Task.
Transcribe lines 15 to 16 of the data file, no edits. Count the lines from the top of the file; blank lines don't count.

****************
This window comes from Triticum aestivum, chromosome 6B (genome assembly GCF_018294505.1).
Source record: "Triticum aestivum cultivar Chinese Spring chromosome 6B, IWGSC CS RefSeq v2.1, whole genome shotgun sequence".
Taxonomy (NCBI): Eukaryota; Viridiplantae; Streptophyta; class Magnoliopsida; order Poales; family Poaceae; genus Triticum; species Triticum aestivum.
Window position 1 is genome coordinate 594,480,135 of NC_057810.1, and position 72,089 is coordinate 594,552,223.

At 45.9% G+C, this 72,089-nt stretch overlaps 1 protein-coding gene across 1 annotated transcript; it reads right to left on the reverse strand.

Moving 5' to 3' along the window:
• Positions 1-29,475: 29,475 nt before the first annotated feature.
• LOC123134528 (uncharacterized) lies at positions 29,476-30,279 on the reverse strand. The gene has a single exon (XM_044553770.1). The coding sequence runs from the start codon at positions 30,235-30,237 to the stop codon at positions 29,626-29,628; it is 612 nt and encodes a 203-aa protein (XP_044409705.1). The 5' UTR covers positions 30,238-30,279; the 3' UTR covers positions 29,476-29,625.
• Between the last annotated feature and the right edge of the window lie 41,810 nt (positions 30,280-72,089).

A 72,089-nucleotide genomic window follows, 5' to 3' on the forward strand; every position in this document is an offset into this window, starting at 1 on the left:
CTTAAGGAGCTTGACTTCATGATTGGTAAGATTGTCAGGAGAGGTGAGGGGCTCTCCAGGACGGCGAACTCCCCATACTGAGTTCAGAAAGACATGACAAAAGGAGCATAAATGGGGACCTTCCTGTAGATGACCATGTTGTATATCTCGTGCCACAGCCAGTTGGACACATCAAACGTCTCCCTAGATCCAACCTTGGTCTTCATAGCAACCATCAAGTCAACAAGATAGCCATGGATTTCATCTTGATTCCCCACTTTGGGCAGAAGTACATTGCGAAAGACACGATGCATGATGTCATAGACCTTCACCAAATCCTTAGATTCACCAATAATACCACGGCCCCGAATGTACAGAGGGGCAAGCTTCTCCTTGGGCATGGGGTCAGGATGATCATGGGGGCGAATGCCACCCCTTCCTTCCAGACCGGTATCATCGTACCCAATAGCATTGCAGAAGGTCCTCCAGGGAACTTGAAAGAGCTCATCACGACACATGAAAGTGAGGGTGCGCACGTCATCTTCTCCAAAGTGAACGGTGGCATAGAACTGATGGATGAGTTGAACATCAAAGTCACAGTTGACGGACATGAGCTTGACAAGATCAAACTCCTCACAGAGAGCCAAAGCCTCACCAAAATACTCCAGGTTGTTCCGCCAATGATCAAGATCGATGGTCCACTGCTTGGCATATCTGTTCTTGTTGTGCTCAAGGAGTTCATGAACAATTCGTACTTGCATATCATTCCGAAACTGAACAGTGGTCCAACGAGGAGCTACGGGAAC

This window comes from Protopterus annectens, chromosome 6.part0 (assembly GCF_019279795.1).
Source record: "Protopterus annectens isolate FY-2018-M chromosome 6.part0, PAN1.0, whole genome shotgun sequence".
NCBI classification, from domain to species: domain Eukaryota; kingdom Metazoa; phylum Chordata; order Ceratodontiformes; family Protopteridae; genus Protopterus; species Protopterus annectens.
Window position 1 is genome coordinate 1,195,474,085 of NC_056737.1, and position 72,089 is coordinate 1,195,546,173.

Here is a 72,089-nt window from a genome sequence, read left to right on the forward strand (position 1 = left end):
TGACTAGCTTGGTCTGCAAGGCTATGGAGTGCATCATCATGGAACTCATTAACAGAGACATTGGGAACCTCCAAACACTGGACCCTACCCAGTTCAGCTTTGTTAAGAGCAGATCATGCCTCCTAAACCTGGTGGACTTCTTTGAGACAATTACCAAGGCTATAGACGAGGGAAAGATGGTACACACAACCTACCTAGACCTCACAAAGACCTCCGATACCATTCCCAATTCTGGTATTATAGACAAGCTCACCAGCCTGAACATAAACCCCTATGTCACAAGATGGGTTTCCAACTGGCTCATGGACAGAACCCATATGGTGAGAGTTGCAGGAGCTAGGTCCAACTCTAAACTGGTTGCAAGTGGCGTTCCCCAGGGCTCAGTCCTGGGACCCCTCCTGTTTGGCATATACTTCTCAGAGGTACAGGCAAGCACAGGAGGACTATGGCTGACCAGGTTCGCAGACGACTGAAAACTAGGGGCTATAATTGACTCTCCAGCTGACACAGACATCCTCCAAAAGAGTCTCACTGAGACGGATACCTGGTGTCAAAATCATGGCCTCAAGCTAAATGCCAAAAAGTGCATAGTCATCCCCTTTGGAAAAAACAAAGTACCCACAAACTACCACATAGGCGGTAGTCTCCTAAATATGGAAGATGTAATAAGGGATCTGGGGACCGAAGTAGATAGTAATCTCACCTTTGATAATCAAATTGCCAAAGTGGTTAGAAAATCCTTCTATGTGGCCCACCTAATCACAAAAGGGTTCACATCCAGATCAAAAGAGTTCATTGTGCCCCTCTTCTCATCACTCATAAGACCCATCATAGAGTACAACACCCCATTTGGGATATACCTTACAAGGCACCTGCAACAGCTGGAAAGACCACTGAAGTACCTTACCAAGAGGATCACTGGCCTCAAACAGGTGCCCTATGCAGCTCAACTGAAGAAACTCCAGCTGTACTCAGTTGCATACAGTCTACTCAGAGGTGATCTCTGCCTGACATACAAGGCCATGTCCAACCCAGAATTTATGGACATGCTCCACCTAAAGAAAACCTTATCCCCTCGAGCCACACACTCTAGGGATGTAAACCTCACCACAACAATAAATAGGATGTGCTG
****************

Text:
Window position 1 is genome coordinate 1,195,474,085 of NC_056737.1, and position 72,089 is coordinate 1,195,546,173.

Here is a 72,089-nt window from a genome sequence, read left to right on the forward strand (position 1 = left end):